, Volume 112, Issue 1, pp 149-158
Date: 05 Dec 2007

Dietary fiber is associated with serum sex hormones and insulin-related peptides in postmenopausal breast cancer survivors

Rent the article at a discount

Rent now

* Final gross prices may vary according to local VAT.

Get Access

Abstract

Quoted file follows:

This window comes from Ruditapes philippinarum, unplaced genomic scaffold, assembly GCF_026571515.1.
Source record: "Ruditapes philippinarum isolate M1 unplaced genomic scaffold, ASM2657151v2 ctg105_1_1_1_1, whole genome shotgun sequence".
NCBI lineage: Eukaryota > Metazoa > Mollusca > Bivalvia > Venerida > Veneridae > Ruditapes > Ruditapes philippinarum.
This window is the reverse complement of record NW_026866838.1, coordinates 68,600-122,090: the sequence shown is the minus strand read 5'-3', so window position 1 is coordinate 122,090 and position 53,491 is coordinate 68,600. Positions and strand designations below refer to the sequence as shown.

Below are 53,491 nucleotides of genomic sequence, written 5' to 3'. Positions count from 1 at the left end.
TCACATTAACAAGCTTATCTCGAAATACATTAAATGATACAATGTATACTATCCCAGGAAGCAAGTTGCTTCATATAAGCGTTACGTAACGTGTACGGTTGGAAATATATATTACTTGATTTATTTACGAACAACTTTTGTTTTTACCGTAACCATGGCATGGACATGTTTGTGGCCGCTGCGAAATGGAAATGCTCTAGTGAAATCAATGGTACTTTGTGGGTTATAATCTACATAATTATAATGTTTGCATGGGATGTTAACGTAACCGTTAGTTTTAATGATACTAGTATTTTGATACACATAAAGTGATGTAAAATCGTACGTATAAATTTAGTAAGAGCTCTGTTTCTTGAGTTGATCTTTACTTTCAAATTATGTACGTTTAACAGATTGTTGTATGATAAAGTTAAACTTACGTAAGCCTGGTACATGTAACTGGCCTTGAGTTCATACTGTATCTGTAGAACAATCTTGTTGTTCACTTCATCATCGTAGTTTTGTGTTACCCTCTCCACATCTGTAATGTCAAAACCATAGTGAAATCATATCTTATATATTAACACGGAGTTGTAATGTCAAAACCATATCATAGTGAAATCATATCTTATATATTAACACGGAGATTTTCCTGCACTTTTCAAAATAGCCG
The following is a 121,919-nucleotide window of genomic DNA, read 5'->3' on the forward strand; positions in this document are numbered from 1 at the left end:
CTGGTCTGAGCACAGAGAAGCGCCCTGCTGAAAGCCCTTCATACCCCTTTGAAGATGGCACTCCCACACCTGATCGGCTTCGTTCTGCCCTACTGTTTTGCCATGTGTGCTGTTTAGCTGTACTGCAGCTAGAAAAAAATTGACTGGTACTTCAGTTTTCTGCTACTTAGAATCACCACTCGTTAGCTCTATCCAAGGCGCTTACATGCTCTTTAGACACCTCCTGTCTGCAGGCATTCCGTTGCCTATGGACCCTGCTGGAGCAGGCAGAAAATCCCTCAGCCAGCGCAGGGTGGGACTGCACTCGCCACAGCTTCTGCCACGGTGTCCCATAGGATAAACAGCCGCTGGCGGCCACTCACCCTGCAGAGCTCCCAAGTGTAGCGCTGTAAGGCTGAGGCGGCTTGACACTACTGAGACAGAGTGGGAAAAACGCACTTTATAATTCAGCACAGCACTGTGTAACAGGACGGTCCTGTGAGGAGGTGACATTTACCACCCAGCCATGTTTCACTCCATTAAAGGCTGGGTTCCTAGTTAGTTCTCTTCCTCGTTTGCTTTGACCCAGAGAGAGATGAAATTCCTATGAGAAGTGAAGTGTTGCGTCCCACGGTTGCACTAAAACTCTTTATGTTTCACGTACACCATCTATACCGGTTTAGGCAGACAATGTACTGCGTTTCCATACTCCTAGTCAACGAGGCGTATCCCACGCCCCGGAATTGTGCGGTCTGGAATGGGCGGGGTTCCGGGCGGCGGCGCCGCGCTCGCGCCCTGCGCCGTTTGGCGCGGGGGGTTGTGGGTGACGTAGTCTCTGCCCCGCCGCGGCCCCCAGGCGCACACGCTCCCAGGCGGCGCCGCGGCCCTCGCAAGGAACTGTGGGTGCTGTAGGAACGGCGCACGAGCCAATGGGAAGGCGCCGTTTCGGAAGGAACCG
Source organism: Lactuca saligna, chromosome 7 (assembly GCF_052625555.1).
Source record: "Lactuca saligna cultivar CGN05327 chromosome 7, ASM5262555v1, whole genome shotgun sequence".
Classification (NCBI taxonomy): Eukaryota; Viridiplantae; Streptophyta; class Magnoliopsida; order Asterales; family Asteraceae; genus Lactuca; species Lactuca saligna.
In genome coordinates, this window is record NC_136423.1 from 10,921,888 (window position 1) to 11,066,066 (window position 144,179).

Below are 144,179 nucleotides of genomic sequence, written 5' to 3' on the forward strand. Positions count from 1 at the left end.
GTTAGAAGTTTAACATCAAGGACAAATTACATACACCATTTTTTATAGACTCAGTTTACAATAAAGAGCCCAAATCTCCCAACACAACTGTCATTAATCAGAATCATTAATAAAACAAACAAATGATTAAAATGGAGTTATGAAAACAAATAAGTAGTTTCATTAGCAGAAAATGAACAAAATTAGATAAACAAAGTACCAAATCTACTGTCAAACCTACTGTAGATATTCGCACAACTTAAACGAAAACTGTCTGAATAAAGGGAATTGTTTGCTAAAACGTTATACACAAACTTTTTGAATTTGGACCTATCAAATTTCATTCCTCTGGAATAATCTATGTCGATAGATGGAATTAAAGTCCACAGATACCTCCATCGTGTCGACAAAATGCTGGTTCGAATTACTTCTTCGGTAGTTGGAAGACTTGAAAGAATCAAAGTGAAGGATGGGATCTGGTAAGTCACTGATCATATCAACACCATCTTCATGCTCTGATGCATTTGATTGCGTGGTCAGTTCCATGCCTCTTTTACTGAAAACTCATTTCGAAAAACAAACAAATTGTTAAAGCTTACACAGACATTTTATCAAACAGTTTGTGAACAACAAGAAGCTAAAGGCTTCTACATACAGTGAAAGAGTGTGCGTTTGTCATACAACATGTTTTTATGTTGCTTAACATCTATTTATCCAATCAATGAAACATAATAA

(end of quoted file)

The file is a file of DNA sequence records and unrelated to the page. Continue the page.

Objective To measure the association between dietary fiber intake and eleven hormones and peptides in postmenopausal breast cancer survivors. Methods Intake of fiber from food and supplements was measured two to three years after breast cancer diagnosis in 493 postmenopausal women from three western states. Concurrently, a fasting blood sample was obtained for assay of estrone, estradiol, free estradiol, testosterone, free testosterone, dehydroepiandrosterone sulfate, sex hormone-binding globulin (SHBG), leptin, C-peptide, insulin-like growth factor-1 (IGF1), and IGF-binding protein-3. Adjusted means of these hormones and peptides were calculated for categories of fiber intake. Results High intake of dietary fiber was significantly (≤ 0.05) associated with low serum levels of estradiol and free estradiol and with high serum levels of IGF1. The combination of high dietary fiber intake and use of fiber supplements was additionally associated with low serum levels of C-peptide. The magnitude of the difference in hormone/peptide values, comparing high fiber intake to low fiber intake, varied from 16 to 28%, and the associations were independent of multiple confounding variables. Conclusion High fiber diets may be beneficial to postmenopausal breast cancer survivors due to fiber’s favorable influence on sex hormones and peptides known to affect breast cancer prognosis.